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Supreme Court Rules That Pre-Miranda Silence Can Be Used In Court

WASHINGTON — The Supreme Court says prosecutors can use a person’s silence against them if it comes before he’s told of his right to remain silent.

The 5-4 ruling comes in the case of ____ ____, who was convicted of a 1992 murder. During police questioning, and before he was arrested or read his Miranda rights, Salinas answered some questions but did not answer when asked if a shotgun he had access to would match up with the murder weapon. Full Article

Join the discussion

  1. Eric Knight

    In the past year, I’ve seen some troubling decisions by the so called “constitutionalists” on the court. This was definitely one of them.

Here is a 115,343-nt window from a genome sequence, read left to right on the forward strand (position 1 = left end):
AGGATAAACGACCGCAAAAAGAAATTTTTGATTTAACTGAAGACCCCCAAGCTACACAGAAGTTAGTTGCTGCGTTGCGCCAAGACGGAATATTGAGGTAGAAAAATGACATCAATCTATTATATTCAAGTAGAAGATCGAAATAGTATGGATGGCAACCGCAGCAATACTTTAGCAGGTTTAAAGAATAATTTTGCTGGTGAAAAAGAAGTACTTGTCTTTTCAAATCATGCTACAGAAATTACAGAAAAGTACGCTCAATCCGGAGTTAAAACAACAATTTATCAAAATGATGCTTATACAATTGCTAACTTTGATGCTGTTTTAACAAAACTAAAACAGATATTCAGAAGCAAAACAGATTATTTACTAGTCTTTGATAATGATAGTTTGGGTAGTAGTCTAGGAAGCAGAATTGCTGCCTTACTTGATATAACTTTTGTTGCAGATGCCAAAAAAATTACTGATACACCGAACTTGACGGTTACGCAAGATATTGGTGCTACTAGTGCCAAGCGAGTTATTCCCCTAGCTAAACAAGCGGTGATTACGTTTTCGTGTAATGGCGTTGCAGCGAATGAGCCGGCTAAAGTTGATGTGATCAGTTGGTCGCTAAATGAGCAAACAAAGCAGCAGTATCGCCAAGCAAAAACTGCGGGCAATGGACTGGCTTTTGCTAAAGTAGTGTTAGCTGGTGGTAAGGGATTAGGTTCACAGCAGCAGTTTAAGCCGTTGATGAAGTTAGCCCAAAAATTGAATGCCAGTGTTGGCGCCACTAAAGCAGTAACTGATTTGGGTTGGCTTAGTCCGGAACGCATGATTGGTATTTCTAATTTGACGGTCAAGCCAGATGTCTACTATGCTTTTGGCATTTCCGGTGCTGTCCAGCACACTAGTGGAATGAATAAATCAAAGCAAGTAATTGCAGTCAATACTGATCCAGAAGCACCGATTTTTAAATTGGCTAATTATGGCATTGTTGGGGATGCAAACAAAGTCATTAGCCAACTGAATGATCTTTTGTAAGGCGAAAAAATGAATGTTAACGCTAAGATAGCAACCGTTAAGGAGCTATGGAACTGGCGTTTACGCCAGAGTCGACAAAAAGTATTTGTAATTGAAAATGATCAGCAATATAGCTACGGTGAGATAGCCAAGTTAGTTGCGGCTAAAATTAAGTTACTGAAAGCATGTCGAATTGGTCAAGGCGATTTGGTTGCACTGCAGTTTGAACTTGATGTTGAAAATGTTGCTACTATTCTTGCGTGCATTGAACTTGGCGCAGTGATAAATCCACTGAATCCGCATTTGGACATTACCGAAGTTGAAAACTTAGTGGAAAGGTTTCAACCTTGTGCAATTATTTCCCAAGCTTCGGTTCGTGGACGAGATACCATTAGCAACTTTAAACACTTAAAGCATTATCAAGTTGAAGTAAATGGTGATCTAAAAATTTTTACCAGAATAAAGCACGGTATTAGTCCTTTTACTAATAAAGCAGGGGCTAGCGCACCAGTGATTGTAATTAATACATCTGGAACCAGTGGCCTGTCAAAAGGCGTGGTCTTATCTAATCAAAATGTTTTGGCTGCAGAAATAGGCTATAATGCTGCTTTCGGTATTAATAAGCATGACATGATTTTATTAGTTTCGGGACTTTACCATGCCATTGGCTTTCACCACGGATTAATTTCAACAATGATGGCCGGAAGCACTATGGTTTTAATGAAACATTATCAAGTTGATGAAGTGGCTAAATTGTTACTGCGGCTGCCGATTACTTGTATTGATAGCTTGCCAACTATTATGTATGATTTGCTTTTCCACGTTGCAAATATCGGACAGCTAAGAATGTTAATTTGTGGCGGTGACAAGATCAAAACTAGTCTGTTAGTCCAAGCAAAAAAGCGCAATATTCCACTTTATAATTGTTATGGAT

In their relentless pursuit of outcome determinative analysis, the Supreme Court will now incur the unintended consequence of citizens simply refusing to speak with the police at all in order to preserve their privilege against self-incrimination. From now on, cautious attorneys will advise their clients to never speak to the police, but instead silently hand them their attorney’s card imprinted with a notice that the bearer invokes his rights to silence and counsel under the fifth and sixth amendments. Good luck solving every criminal case without any help from the public guys! Fire up those CSI teams because they’re on their own.

    This was short-sighted, though not as much as the imbecilic decision in 2003 to authorize the sex offender registry, to deny states’ rights in voting procedures, and to ultimately create the impetus to fully divest the US Constitution of the 4th, the 9th, and the 10th amendments as well as the ex post facto clause and the interstate commerce clause.

  2. td777

    I guess SCOTUS has decided we’re all idiots and don’t know about our right to remain silent unless a police officer reads them to us. And I guess no one ever watches TV or movies either.

  3. td777

    Agreed!

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